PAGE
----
European Union policy makers may reach a decision in the first half of next year on a proposal to strenthen the world’s biggest emissions market by curbing oversupply, according to a senior EU official.
The European Union’s attempt to cap greenhouse-gas emissions over the next 16 years is threatened again as rising pollution from the bloc’s biggest economies shows even developed nations want to burn cheap coal.
European Union heads of state will seek to agree on general principles on 2030 climate and energy policies at their summit in October, according to Jos Delbeke, director general for climate at the European Commission.
The European Union gives away more free carbon allowances than necessary in response to lobbying by industries seeking to shield themselves from stringent climate- protection policies, according to Vivid Economics.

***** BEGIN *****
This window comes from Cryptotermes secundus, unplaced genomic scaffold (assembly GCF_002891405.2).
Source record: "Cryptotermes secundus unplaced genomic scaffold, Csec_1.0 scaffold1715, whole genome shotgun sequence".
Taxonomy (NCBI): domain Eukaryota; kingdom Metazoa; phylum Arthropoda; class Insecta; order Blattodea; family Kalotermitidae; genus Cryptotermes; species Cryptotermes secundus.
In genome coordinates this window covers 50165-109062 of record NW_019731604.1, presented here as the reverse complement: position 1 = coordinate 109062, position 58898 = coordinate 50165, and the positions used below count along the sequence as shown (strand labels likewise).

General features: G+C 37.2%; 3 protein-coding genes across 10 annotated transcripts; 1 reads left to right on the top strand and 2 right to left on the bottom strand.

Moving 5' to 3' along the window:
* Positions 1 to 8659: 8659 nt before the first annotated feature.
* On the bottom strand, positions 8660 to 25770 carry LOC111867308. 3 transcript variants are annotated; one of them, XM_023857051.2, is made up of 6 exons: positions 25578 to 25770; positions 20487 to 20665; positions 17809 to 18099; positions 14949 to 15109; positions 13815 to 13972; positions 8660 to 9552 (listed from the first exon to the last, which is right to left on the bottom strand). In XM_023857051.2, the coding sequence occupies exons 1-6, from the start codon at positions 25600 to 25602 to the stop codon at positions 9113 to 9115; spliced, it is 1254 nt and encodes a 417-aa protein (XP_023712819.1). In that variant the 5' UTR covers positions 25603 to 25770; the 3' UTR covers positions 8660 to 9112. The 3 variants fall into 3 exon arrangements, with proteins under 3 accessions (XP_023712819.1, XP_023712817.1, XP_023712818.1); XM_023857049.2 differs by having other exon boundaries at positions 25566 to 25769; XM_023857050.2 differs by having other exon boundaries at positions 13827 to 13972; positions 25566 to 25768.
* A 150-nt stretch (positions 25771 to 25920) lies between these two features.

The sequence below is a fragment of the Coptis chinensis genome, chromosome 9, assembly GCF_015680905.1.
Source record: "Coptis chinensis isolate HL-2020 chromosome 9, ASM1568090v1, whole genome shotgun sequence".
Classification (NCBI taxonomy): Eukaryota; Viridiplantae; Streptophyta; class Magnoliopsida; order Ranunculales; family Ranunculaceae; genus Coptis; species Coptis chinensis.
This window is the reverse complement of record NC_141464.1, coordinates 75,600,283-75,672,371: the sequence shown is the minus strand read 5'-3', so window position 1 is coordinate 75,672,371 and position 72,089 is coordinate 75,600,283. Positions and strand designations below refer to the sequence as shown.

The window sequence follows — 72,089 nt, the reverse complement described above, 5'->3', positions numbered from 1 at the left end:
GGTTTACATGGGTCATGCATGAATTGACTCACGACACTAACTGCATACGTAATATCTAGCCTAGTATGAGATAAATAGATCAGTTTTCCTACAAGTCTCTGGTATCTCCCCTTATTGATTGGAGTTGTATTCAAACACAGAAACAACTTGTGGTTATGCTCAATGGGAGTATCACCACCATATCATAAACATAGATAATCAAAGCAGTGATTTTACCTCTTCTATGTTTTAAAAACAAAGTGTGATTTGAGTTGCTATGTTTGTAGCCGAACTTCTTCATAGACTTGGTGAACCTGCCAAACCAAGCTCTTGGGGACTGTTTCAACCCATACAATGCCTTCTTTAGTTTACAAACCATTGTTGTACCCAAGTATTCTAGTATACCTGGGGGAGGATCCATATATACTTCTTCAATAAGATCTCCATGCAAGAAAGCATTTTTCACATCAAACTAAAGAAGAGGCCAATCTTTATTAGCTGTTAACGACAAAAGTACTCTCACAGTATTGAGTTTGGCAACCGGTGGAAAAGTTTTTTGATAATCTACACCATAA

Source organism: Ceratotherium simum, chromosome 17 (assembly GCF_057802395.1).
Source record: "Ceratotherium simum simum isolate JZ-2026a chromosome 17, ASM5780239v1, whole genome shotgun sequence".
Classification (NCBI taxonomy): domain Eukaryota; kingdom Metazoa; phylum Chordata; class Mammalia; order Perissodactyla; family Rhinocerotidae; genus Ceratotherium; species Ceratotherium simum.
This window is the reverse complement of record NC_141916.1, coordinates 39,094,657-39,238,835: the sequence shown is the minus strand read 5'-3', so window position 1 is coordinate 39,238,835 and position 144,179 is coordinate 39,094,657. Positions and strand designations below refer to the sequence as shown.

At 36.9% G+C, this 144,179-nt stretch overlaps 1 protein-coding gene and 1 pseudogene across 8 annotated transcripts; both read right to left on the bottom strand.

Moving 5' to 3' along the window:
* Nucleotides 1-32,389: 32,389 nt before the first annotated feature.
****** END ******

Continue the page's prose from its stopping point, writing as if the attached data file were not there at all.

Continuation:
The European Commission may propose next month a law to manage the supply of carbon permits as a way of combating a surplus that drove prices to a record low, said Jos Delbeke, head of the regulator’s climate department.
The European Union’s emissions trading system may have a surplus of 500 million metric tons in the current trading period from 2008 to 2012, said Jos Delbeke, director general for climate at the European Commission.